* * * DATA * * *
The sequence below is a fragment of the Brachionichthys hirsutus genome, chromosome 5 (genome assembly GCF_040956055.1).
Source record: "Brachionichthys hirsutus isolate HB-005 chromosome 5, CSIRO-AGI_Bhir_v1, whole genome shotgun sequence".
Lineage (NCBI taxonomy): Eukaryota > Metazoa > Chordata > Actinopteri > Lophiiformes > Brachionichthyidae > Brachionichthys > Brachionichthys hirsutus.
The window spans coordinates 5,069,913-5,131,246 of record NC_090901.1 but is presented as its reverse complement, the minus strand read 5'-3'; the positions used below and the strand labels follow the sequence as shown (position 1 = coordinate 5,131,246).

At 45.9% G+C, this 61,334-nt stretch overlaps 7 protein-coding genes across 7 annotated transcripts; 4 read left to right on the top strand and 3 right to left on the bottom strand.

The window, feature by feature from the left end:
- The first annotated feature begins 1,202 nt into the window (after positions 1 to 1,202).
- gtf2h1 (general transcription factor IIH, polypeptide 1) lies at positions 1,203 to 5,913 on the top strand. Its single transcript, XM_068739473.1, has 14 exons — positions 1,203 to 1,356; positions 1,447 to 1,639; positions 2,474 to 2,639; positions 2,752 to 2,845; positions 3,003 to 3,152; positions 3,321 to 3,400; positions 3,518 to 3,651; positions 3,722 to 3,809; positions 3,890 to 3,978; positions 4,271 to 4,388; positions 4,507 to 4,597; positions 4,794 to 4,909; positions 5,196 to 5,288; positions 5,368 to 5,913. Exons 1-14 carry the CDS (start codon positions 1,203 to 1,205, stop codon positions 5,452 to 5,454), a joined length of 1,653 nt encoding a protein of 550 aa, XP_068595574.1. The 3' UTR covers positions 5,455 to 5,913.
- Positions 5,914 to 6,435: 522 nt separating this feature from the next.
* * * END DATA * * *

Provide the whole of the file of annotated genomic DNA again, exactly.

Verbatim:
The sequence below is a fragment of the Brachionichthys hirsutus genome, chromosome 5 (genome assembly GCF_040956055.1).
Source record: "Brachionichthys hirsutus isolate HB-005 chromosome 5, CSIRO-AGI_Bhir_v1, whole genome shotgun sequence".
Lineage (NCBI taxonomy): Eukaryota > Metazoa > Chordata > Actinopteri > Lophiiformes > Brachionichthyidae > Brachionichthys > Brachionichthys hirsutus.
The window spans coordinates 5,069,913-5,131,246 of record NC_090901.1 but is presented as its reverse complement, the minus strand read 5'-3'; the positions used below and the strand labels follow the sequence as shown (position 1 = coordinate 5,131,246).

At 45.9% G+C, this 61,334-nt stretch overlaps 7 protein-coding genes across 7 annotated transcripts; 4 read left to right on the top strand and 3 right to left on the bottom strand.

The window, feature by feature from the left end:
- The first annotated feature begins 1,202 nt into the window (after positions 1 to 1,202).
- gtf2h1 (general transcription factor IIH, polypeptide 1) lies at positions 1,203 to 5,913 on the top strand. Its single transcript, XM_068739473.1, has 14 exons — positions 1,203 to 1,356; positions 1,447 to 1,639; positions 2,474 to 2,639; positions 2,752 to 2,845; positions 3,003 to 3,152; positions 3,321 to 3,400; positions 3,518 to 3,651; positions 3,722 to 3,809; positions 3,890 to 3,978; positions 4,271 to 4,388; positions 4,507 to 4,597; positions 4,794 to 4,909; positions 5,196 to 5,288; positions 5,368 to 5,913. Exons 1-14 carry the CDS (start codon positions 1,203 to 1,205, stop codon positions 5,452 to 5,454), a joined length of 1,653 nt encoding a protein of 550 aa, XP_068595574.1. The 3' UTR covers positions 5,455 to 5,913.
- Positions 5,914 to 6,435: 522 nt separating this feature from the next.